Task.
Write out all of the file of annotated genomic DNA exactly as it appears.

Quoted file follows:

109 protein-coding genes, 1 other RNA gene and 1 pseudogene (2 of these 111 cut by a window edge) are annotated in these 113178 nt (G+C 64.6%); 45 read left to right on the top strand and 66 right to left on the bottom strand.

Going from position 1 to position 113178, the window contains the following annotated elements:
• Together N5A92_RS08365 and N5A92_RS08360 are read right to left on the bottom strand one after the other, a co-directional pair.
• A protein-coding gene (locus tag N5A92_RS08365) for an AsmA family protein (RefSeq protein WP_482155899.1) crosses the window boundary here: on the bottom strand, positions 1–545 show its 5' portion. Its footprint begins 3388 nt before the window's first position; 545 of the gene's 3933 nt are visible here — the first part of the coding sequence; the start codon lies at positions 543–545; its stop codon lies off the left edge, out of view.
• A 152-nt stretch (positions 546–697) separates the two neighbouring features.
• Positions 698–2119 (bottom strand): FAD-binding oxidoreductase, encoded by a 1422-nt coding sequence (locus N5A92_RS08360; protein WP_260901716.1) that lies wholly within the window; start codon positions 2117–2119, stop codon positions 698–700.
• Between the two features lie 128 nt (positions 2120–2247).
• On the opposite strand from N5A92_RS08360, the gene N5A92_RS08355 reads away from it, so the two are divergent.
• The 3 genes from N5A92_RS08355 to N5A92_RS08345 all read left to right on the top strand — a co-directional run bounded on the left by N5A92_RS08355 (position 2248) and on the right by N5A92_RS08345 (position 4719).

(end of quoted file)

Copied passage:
109 protein-coding genes, 1 other RNA gene and 1 pseudogene (2 of these 111 cut by a window edge) are annotated in these 113178 nt (G+C 64.6%); 45 read left to right on the top strand and 66 right to left on the bottom strand.

Going from position 1 to position 113178, the window contains the following annotated elements:
• Together N5A92_RS08365 and N5A92_RS08360 are read right to left on the bottom strand one after the other, a co-directional pair.
• A protein-coding gene (locus tag N5A92_RS08365) for an AsmA family protein (RefSeq protein WP_482155899.1) crosses the window boundary here: on the bottom strand, positions 1–545 show its 5' portion. Its footprint begins 3388 nt before the window's first position; 545 of the gene's 3933 nt are visible here — the first part of the coding sequence; the start codon lies at positions 543–545; its stop codon lies off the left edge, out of view.
• A 152-nt stretch (positions 546–697) separates the two neighbouring features.
• Positions 698–2119 (bottom strand): FAD-binding oxidoreductase, encoded by a 1422-nt coding sequence (locus N5A92_RS08360; protein WP_260901716.1) that lies wholly within the window; start codon positions 2117–2119, stop codon positions 698–700.
• Between the two features lie 128 nt (positions 2120–2247).
• On the opposite strand from N5A92_RS08360, the gene N5A92_RS08355 reads away from it, so the two are divergent.
• The 3 genes from N5A92_RS08355 to N5A92_RS08345 all read left to right on the top strand — a co-directional run bounded on the left by N5A92_RS08355 (position 2248) and on the right by N5A92_RS08345 (position 4719).